Lloyd was rider mowing his lawn and stopped to eyeball the pen trailer as I pulled up. “What kind of camper is that, anyway?” he asked, wearing that all too familiar “And I thought I’d seen it all” look. “It’s a pen trailer” I answered. “We’re going to use it to trap those new neighbors of yours’.” “Funny thing” he said. “We have all kinds of wildlife around here. We even have a feral cow. My wife took a picture of it yesterday in our backyard.” I studied his face for sign of a follow up laugh. When there was none, I asked incredulously, “A feral cow?” Then, before he could answer, the voice in my head rang out, “And why not a feral cow? I mean, wasn’t I the one that went to Lock Ness looking for the Monster all those years ago”!
“Do you know who owns the property where the birds are?” I continued. Lloyd’s head did a side-to-side shake. “Nope. They don’t live around here.” Since there was no one else around and no cars in the neighboring driveways, it was time for a trip to the Town Hall. Lloyd conveyed directions which, to my tired brain, consisted of such a barrage of rights, lefts and upper cuts that soon my eyes began to glaze over. Kindly sensing this, he concluded mercifully, “Just follow me.” His white pickup soon appeared and off to the village we went.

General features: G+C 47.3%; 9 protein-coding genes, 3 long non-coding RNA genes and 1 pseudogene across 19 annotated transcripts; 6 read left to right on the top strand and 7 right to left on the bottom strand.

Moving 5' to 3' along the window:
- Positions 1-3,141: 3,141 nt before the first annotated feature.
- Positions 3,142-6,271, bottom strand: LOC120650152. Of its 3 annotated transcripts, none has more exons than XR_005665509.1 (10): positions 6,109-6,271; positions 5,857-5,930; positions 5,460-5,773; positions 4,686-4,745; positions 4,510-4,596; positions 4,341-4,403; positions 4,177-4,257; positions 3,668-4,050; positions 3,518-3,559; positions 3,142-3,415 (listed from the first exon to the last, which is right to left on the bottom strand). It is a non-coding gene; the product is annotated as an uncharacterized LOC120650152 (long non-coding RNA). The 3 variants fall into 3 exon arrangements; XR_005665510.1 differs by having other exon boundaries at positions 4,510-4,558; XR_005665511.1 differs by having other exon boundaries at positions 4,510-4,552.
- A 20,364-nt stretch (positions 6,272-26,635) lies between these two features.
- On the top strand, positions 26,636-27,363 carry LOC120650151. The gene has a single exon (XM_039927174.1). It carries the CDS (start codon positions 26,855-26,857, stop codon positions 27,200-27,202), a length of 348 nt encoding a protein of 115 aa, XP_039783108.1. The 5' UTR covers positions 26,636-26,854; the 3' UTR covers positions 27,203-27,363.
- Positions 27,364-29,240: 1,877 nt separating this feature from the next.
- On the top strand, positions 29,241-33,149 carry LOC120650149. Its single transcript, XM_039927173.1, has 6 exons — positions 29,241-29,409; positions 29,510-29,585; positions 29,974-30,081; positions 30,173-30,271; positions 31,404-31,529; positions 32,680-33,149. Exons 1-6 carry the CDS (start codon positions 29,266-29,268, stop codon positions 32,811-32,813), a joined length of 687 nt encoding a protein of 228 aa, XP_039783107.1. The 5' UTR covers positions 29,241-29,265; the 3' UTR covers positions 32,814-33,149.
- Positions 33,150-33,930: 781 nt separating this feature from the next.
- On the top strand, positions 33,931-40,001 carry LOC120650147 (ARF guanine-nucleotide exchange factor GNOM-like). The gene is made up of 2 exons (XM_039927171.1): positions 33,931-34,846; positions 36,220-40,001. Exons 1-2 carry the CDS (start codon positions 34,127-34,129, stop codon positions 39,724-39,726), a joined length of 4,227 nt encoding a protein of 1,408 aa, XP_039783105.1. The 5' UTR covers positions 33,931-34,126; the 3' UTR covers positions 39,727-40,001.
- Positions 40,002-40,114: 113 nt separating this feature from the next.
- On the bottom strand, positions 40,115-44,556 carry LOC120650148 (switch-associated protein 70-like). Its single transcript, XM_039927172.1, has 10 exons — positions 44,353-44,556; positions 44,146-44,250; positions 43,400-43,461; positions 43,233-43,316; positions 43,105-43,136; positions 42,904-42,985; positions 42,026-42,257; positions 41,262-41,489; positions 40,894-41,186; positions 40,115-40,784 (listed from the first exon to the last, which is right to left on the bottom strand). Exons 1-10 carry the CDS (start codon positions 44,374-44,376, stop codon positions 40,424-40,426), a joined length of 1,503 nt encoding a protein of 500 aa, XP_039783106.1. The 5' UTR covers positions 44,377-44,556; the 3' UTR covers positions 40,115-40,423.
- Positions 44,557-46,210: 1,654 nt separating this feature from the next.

The lady behind the counter was wonderfully gracious and helpful as they usually are in such places. In fact, having visited many Town Halls through the years while working on various projects, I was struck by the feeling that Bonnie was, in fact, the very same lady that had helped me in every Town Hall I’d ever been in. The theme from “Twilight Zone” began playing softly in my ear as she wrestled the plate book onto the counter and quickly established the identity of the land owner and his contact information. It’s funny how good it makes you feel being helped by someone who really cares.